Veterans to honour the fallen on Remembrance Day
When Carinity seniors’ communities stop to honour those who have died in war for Remembrance Day on November 11, it will be a particularly poignant time for Colin Dunkley and Ted Jacobs.
A former Australian Army corporal who lives at the Carinity Shalom aged care community in Rockhampton, Colin is a veteran of the Vietnam War.
The 76-year-old did two tours of Vietnam as part of the 17th Construction Squadron, an Australian Army unit consisting of personnel drawn mainly from the Royal Australian Engineers.
On his first tour (1968–1969), Colin and his squadron constructed roads to Nue Dat. On his second tour (1971–1972), he unloaded ships in Bun Tau which came under mortar attack.
Following the end of the war, Colin and his wife, Robyn, built a Vietnam veterans retreat near Mildura called Ramon Deed Retreat. It was named after a lifelong friend who was killed in action when a landmine exploded.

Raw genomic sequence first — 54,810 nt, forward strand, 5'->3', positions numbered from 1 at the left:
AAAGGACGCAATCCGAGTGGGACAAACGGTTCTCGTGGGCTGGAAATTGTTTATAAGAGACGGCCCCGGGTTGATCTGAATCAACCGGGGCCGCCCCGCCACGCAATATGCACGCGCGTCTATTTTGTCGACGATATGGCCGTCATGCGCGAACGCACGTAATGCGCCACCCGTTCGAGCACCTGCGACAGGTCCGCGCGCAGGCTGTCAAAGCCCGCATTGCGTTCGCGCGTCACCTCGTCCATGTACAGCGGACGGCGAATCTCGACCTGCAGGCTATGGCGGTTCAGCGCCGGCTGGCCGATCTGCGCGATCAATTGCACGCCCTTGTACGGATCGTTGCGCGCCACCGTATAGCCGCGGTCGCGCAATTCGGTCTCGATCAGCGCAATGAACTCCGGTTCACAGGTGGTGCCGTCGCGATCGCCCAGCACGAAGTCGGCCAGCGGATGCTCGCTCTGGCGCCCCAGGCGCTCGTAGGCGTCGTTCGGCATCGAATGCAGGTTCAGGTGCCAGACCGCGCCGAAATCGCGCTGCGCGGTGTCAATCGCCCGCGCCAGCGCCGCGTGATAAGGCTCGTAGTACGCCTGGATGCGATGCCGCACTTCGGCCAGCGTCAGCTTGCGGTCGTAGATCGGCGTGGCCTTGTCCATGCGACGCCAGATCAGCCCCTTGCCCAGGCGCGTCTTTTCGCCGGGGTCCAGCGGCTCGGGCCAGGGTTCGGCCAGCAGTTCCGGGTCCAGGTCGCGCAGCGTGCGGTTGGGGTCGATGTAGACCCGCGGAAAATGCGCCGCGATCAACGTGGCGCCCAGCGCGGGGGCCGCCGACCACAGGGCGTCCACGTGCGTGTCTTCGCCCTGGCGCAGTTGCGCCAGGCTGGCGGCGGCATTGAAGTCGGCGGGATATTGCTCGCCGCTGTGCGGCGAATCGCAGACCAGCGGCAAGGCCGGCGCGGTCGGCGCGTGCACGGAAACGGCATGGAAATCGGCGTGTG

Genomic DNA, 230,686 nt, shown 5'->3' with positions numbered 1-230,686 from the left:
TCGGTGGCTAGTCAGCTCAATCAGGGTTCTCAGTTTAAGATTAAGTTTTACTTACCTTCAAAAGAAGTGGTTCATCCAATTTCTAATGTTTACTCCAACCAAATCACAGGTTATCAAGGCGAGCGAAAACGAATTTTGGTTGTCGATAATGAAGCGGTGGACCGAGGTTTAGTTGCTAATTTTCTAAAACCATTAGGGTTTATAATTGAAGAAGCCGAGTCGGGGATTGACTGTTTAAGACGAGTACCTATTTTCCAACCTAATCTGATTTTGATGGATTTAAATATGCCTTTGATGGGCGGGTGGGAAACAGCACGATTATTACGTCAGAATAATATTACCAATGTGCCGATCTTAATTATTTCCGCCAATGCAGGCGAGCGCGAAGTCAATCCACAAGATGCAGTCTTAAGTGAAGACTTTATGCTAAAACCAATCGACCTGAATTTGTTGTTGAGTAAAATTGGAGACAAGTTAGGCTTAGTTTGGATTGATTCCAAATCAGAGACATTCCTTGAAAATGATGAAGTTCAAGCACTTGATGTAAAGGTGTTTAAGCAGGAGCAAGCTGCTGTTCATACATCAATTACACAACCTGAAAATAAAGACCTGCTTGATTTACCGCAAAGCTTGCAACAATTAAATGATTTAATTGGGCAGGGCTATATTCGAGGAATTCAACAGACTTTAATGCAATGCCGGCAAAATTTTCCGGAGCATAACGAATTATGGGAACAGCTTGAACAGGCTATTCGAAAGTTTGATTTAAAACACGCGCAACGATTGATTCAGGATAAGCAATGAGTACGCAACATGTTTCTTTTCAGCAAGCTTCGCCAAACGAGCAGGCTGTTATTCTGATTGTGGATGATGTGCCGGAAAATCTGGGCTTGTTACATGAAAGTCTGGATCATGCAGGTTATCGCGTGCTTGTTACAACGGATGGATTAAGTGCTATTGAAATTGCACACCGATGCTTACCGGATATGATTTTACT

According to Ted Jacobs, “getting a bit restless” working on a Norfolk farm and “wanting to see a bit of the world” motivated the then 17-year-old to voluntarily enlist for the same British army regiment in which his father and grandfather had served.
“My father served in World War I and my grandfather served in the North-West Frontier in India and Pakistan, fighting against the Pathan,” Ted said.
Ted served in countries such as Germany, Japan, England and Hong Kong in the 1950s. He was engaged in the Korean War, stationed on the 38th Parallel, the borderline which divides modern day North and South Korea.
Later recalled to active duty, Ted was part of a British army infantry battalion which was based at the Suez Canal in Egypt.
Now 88 years old and living at the Carinity Brownesholme retirement village in Highfields, Ted believes it is important for all people to acknowledge the sacrifice of soldiers on Remembrance Day.
“I think we should all reflect on how the people who have died young have given everything for what we have today.”